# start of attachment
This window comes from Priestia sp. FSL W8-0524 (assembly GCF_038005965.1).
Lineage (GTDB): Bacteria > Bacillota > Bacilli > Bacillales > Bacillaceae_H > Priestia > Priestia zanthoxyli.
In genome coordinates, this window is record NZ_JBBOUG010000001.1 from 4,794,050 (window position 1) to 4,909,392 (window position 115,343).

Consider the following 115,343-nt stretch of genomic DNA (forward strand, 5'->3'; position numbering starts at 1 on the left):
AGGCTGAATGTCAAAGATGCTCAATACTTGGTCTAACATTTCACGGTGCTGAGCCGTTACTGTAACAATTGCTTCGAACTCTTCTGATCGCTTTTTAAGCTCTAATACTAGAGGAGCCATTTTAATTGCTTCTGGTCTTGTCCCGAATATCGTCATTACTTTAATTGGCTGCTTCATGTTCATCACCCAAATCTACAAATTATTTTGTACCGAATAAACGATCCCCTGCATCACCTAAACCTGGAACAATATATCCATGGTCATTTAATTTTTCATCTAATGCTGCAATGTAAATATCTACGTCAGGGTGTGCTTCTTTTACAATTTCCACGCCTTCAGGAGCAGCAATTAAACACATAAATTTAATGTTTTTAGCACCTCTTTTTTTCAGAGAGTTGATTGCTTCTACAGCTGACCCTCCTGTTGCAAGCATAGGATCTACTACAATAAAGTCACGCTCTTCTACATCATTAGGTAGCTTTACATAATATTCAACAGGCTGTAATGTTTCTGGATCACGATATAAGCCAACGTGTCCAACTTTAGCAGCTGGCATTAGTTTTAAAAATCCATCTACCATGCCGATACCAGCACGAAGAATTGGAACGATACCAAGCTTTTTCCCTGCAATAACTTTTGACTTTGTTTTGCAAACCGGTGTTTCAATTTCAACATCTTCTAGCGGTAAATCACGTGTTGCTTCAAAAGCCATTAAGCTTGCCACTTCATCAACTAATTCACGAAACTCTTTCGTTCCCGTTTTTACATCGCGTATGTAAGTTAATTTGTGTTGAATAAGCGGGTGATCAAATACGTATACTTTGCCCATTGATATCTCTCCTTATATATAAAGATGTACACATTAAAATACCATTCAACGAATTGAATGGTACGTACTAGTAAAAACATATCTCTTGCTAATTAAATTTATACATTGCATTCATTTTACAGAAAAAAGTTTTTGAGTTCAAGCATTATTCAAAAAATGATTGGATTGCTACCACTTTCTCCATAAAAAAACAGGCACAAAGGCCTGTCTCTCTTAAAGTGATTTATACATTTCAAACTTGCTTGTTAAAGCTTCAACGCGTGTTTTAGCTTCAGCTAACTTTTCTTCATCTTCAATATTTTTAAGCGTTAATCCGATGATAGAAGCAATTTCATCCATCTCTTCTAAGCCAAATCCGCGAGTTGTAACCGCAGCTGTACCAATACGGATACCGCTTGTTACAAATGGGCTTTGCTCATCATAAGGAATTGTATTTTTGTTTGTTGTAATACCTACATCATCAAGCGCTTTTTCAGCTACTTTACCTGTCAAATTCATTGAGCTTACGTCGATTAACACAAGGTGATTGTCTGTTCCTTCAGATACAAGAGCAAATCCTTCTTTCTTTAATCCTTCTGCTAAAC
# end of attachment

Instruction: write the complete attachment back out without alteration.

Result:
This window comes from Priestia sp. FSL W8-0524 (assembly GCF_038005965.1).
Lineage (GTDB): Bacteria > Bacillota > Bacilli > Bacillales > Bacillaceae_H > Priestia > Priestia zanthoxyli.
In genome coordinates, this window is record NZ_JBBOUG010000001.1 from 4,794,050 (window position 1) to 4,909,392 (window position 115,343).

Consider the following 115,343-nt stretch of genomic DNA (forward strand, 5'->3'; position numbering starts at 1 on the left):
AGGCTGAATGTCAAAGATGCTCAATACTTGGTCTAACATTTCACGGTGCTGAGCCGTTACTGTAACAATTGCTTCGAACTCTTCTGATCGCTTTTTAAGCTCTAATACTAGAGGAGCCATTTTAATTGCTTCTGGTCTTGTCCCGAATATCGTCATTACTTTAATTGGCTGCTTCATGTTCATCACCCAAATCTACAAATTATTTTGTACCGAATAAACGATCCCCTGCATCACCTAAACCTGGAACAATATATCCATGGTCATTTAATTTTTCATCTAATGCTGCAATGTAAATATCTACGTCAGGGTGTGCTTCTTTTACAATTTCCACGCCTTCAGGAGCAGCAATTAAACACATAAATTTAATGTTTTTAGCACCTCTTTTTTTCAGAGAGTTGATTGCTTCTACAGCTGACCCTCCTGTTGCAAGCATAGGATCTACTACAATAAAGTCACGCTCTTCTACATCATTAGGTAGCTTTACATAATATTCAACAGGCTGTAATGTTTCTGGATCACGATATAAGCCAACGTGTCCAACTTTAGCAGCTGGCATTAGTTTTAAAAATCCATCTACCATGCCGATACCAGCACGAAGAATTGGAACGATACCAAGCTTTTTCCCTGCAATAACTTTTGACTTTGTTTTGCAAACCGGTGTTTCAATTTCAACATCTTCTAGCGGTAAATCACGTGTTGCTTCAAAAGCCATTAAGCTTGCCACTTCATCAACTAATTCACGAAACTCTTTCGTTCCCGTTTTTACATCGCGTATGTAAGTTAATTTGTGTTGAATAAGCGGGTGATCAAATACGTATACTTTGCCCATTGATATCTCTCCTTATATATAAAGATGTACACATTAAAATACCATTCAACGAATTGAATGGTACGTACTAGTAAAAACATATCTCTTGCTAATTAAATTTATACATTGCATTCATTTTACAGAAAAAAGTTTTTGAGTTCAAGCATTATTCAAAAAATGATTGGATTGCTACCACTTTCTCCATAAAAAAACAGGCACAAAGGCCTGTCTCTCTTAAAGTGATTTATACATTTCAAACTTGCTTGTTAAAGCTTCAACGCGTGTTTTAGCTTCAGCTAACTTTTCTTCATCTTCAATATTTTTAAGCGTTAATCCGATGATAGAAGCAATTTCATCCATCTCTTCTAAGCCAAATCCGCGAGTTGTAACCGCAGCTGTACCAATACGGATACCGCTTGTTACAAATGGGCTTTGCTCATCATAAGGAATTGTATTTTTGTTTGTTGTAATACCTACATCATCAAGCGCTTTTTCAGCTACTTTACCTGTCAAATTCATTGAGCTTACGTCGATTAACACAAGGTGATTGTCTGTTCCTTCAGATACAAGAGCAAATCCTTCTTTCTTTAATCCTTCTGCTAAAC